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California State University Fresno ?Overcoming Stage Fright Discussion

California State University Fresno

Question Description

I need help with a Psychology question. All explanations and answers will be used to help me learn.

Overcoming Stage Fright (Obj. 4) What makes you most nervous when making a presentation before class? Consider the following questions:

1. Are you afraid of becoming tongue-tied?

2. Do you become nervous when all eyes are on you?

3. What if you forgot what you wanted to say

4. Do you think you will mess up?

5. Do you think you will look silly or that people will laugh at you?

Consider Objective 4 outlined below.

Your Task: Read in Chapter 14 the section on overcoming stage fright, I have attached this reading as an attachment.

and also Google Stage Fright to gain some ideas. Then describe the steps you should take to minimize being nervous and what to do to be an effective presenter.

Word Count: 350 (Place the word count at the bottom of the letter.)

Obj. 4: Specify delivery techniques for use before, during, and after a presentation. Before your talk, prepare a sentence outline on note cards or speaker’s notes and rehearse repeatedly. Check the room, lectern, and equipment. During the presentation, consider beginning with a pause and presenting your first sentence from memory. Speak freely and extemporaneously, commenting on your slides or canvas but using no other notes. Make eye contact, control your voice, speak and move naturally, and avoid digressions. After your talk, distribute handouts and answer questions. End gracefully and express appreciation.

Unformatted Attachment Preview

Combating Stage Fright Nearly everyone experiences some degree of stage fright when speaking before a group. “If you hear someone say he or she isn’t nervous before a speech, you’re talking either to a liar or a very boring speaker,” says corporate speech consultant Dianna Booher. Being afraid is quite natural and results from actual physiological changes occurring in your body. Faced with a frightening situation, your body responds with the fight-orflight response, discussed more fully in the accompanying Career Coach box. You can learn to control and reduce stage fright, as well as to incorporate techniques for effective speaking, by using the following strategies and techniques before, during, and after your presentation. Career Coach: How to Avoid Stage Fright Ever get nervous before making a presentation? Everyone does! And it’s not all in your head, either. When you face something threatening or challenging, your body reacts in what psychologists call the fight-or-flight response. This physical reflex provides your body with increased energy to deal with threatening situations. It also creates those sensations—dry mouth, sweaty hands, increased heartbeat, and stomach butterflies—that we associate with stage fright. The fight-or-flight response arouses your body for action—in this case, making a presentation. Because everyone feels some form of apprehension before speaking, it’s impossible to eliminate the physiological symptoms altogether. However, you can reduce their effects with the following techniques: • • Breathe deeply. Use deep breathing to ease your fight-or-flight symptoms. Inhale to a count of ten, hold this breath to a count of ten, and exhale to a count of ten. Concentrate on your counting and your breathing; both activities reduce your stress. Convert your fear. Don’t view your sweaty palms and dry mouth as evidence of fear. Interpret them as symptoms of exuberance, excitement, and enthusiasm to share your ideas. • • • • • • Know your topic and come prepared. Feel confident about your topic. Select a topic that you know well and that is relevant to your audience. Prepare thoroughly and practice extensively. Use positive self-talk. Remind yourself that you know your topic and are prepared. Tell yourself that the audience is on your side—because it is! Moreover, most speakers appear to be more confident than they feel. Make this apparent confidence work for you. Take a sip of water. Drink some water to alleviate your dry mouth and constricted voice box, especially if you’re talking for more than 15 minutes. Shift the spotlight to your visuals. At least some of the time the audience will be focusing on your slides, transparencies, handouts, or whatever you have prepared—and not totally on you. Ignore any stumbles. Realize that it is okay to make an occasional mistake. Don’t apologize or confess your nervousness. If you make a mistake, ignore the stumble and keep going. The audience will forget any mistakes quickly. Feel proud when you finish. You will be surprised at how good you feel when you finish. Take pride in what you have accomplished, and your audience will reward you with applause and congratulations. Your body, of course, will call off the fight-or-flight response and return to normal! ...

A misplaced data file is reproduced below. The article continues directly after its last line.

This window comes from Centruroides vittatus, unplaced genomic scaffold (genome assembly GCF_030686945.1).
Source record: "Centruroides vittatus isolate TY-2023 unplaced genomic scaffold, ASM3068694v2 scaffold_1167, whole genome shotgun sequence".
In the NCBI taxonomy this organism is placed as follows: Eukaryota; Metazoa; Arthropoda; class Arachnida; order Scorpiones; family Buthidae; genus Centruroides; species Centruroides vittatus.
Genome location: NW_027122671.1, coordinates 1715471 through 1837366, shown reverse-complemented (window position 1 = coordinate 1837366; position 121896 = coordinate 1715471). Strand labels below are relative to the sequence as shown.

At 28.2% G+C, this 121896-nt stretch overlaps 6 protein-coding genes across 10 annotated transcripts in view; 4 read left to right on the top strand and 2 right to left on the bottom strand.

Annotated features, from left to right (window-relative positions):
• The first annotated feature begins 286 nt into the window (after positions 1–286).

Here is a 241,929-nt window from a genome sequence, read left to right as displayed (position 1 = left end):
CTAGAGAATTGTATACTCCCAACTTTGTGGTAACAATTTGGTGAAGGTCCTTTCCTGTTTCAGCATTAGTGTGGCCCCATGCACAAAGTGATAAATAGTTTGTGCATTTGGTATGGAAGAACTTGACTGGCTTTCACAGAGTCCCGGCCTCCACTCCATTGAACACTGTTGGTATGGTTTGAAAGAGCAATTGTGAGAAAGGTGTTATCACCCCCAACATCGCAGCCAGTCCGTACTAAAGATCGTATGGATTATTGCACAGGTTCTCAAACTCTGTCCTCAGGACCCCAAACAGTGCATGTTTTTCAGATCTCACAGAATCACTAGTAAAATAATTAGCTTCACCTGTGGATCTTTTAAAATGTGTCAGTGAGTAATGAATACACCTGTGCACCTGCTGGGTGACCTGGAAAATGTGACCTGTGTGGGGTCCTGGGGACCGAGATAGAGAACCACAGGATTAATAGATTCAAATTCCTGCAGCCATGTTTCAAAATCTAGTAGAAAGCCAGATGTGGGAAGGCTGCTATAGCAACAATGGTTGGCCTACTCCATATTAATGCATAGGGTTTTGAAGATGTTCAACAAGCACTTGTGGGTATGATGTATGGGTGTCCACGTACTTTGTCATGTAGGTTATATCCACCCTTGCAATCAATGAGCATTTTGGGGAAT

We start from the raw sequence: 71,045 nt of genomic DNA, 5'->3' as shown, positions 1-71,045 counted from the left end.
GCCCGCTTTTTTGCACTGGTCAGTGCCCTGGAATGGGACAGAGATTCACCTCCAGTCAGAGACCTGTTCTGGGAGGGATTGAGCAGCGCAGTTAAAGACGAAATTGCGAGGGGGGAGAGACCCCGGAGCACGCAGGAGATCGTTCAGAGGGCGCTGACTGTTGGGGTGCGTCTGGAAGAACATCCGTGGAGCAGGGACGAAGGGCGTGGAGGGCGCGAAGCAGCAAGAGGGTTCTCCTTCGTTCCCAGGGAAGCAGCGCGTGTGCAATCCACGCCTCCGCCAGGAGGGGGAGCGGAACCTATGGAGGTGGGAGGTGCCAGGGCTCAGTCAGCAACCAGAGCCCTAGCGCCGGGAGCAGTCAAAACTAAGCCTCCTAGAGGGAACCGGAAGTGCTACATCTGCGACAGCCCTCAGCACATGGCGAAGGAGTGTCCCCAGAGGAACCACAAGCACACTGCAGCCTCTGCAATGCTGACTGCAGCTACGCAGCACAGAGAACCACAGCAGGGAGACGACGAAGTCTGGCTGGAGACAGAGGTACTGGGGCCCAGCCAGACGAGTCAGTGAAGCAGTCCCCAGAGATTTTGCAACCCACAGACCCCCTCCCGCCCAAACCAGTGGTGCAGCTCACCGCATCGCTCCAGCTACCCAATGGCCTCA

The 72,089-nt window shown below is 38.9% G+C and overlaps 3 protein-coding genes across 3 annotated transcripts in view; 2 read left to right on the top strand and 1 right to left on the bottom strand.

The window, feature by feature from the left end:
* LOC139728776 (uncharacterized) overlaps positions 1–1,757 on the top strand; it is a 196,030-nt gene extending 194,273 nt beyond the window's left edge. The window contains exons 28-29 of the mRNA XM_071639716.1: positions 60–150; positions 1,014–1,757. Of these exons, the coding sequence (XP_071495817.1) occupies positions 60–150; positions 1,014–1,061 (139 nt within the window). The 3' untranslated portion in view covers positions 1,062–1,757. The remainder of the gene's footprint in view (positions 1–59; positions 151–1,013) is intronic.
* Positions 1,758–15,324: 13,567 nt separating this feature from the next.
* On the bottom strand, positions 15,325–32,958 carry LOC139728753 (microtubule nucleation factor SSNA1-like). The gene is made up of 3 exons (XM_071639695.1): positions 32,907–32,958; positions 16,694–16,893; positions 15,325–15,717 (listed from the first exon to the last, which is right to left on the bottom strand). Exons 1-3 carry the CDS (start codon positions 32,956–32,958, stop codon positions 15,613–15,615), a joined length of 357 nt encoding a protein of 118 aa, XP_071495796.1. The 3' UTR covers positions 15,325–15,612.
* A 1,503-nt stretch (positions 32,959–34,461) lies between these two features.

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Final Answer

Attached.

OVERCOMING STAGE FRIGHT

1

Overcoming Stage Fright
Student’s Name
Institutional Affiliation
Date

OVERCOMING STAGE FRIGHT

2

Overcoming Stage Fright
Class presentations allow a student to connect with other students while conveying the
intended message. To be an excellent presenter, every student should be fluent in the language of
communication to avoid confusing the listeners. Presentations allow every student to build their
self-confidence and credibility. Competency is a crucial tool while presenting. However,
although speaking to other students is normal, preparing and carrying out a presentation is a huge
task that requires careful planning ...

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